German machine gun crew in France (Summer 1918)

On 10 July 1918, the General Headquarters of the American Expeditionary Forces in France published a pamphlet that, after describing three recent engagements, tried to identify the common features of the tactics employed. This post, the last in a series of four, provides a verbatim copy of this analysis, which comes close to grokking the ‘love the one you’re with’ approach to low-level cooperation that played such a big role in storm troop tactics.

Much other interesting information was secured from Company officers, but all of it points directly to well known principles of open warfare which have long been taught in our services. I mean such matters as personal reconnaissance of officers; vigorous patrolling by both day and night well in advance; flank security; combat liaison; skillful use of cover; avoiding well-marked map features; and, above all, the necessity for fire superiority. The real lessons learned from these incidents seems to be the perfect team play between light machine guns, heavy machine guns, minnenwerfers and field guns, which, apparently, follow attacking battalions and fight in close liaison with the first line.

I was unable to discover to any degree of satisfaction the method of bringing up the heavy machine guns. In one case, the heavy gun and ammunition was brought up on a stretcher covered with a blanket and carried by four Germans wearing Red Cross brassards. In another case a peasant, apparently, pushing a wheelbarrow entered a small wood from which very shortly thereafter came machine gun fire. Others were brought up by horsepower – using sleds – which was replaced by man power as became necessary.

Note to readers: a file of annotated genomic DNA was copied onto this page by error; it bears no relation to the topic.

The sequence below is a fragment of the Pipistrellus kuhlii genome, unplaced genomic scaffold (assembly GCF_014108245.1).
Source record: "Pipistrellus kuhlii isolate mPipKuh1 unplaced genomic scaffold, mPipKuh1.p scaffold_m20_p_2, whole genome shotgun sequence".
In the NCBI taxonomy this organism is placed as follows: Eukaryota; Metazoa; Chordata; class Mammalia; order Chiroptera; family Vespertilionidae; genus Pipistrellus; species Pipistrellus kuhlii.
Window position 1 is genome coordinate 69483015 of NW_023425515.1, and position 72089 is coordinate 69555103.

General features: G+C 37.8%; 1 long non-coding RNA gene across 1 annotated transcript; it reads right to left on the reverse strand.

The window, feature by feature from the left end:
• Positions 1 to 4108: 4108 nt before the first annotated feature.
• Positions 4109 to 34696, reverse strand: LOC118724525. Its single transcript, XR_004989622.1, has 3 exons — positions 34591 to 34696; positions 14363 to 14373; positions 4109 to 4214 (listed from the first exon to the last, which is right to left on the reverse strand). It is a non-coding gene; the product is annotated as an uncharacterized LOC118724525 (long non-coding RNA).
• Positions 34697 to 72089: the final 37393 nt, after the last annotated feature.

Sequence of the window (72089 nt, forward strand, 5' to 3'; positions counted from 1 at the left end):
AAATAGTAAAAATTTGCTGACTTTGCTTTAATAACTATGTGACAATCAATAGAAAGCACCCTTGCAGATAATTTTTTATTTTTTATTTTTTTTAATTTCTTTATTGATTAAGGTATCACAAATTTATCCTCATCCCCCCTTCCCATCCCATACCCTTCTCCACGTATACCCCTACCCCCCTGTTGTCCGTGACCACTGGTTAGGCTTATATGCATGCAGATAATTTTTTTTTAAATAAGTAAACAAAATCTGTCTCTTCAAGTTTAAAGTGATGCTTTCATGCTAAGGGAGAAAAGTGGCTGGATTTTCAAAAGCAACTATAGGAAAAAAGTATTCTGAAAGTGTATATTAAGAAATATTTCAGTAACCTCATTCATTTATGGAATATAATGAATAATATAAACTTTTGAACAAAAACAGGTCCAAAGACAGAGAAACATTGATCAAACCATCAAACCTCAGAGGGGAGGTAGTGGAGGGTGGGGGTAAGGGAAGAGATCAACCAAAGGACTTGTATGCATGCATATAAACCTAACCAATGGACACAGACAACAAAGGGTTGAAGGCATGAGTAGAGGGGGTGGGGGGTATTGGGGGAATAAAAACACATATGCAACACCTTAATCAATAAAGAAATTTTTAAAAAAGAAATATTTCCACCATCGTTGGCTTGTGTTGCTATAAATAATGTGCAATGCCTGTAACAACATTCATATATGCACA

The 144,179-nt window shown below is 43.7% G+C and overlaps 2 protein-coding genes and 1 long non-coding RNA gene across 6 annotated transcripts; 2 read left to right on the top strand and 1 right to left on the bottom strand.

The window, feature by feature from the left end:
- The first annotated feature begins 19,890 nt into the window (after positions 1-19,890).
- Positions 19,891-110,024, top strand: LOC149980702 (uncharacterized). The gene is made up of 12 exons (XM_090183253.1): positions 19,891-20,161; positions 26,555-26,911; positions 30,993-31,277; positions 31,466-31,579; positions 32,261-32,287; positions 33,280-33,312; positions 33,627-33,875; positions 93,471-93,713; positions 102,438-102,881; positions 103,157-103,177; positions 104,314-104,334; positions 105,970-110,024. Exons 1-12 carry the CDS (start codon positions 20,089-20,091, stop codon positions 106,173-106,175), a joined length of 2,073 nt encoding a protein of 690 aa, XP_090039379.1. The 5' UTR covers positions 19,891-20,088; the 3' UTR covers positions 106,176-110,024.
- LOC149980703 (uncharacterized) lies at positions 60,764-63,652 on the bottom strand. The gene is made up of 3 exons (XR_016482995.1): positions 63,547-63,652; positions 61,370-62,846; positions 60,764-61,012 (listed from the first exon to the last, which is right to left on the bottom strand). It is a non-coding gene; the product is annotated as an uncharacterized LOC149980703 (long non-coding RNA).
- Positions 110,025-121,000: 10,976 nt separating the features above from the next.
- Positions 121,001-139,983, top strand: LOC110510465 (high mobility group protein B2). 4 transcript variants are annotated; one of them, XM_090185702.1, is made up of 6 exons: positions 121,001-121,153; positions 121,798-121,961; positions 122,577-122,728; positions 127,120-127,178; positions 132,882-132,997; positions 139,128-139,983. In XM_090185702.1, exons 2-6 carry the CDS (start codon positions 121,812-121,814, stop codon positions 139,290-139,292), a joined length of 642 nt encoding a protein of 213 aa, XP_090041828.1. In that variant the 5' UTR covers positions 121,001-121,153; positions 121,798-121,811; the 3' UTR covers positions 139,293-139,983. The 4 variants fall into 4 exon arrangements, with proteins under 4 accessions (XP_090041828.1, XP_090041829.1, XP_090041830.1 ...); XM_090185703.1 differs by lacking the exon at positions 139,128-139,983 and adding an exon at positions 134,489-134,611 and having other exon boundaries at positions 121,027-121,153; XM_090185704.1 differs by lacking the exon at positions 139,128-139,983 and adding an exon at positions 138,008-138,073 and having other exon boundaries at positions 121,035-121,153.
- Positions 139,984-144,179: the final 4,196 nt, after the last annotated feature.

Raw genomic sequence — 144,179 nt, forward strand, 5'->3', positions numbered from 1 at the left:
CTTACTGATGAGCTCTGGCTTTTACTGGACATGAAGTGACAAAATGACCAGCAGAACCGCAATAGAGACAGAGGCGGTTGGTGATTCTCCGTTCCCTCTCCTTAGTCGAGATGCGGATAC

So far as I could learn, in the severe open fighting, liaison between the front line and higher commands practically reverted to the use of runners. In many cases, the location of the higher headquarters was not known, and many runners were lost and many were killed, which resulted in very serious confusion. The failure to know exactly where battalion, brigade, and Division headquarters were greatly contributed to the confusion. The lack of reserves to occupy covering positions to enable units severely handled to reform and reorganize contributed very largely to the failure to stop the German drive. The stopping power of machine gun nests, come come upon unexpectedly, and when not skillfully out-maneuvered, as in instances mentioned above, was most notable.

PS: No one seems to know the system used by the Germans in communicating from the firing line to Battalion Headquarters. Rockets and grenade signals were observed as various times but the occasions when used seemed to indicate that lines of the least resistance were being communicated. The very considerable use of large scale maps, some being found on privates, may account for prompt and accurate locations of the enemy in view of the German’s thorough knowledge of the rather stereotyped tactics of the British.

Source: General Headquarters, American Expeditionary Forces ‘Extract: Report of American Officer on Recent Fighting’ (10 July 1918), US National Archives (Archives II), Record Group 127 (Records of the US Marine Corps), Records Relating to US Participation in the World Wars (1916-1945), Box 6 (27 May – 9 July 1918)

Acknowledgement: I would like to thank Michael Miller, late of the archives of the Marine Corps University, for giving me a copy of this document.

Source for Photo: US National Archives

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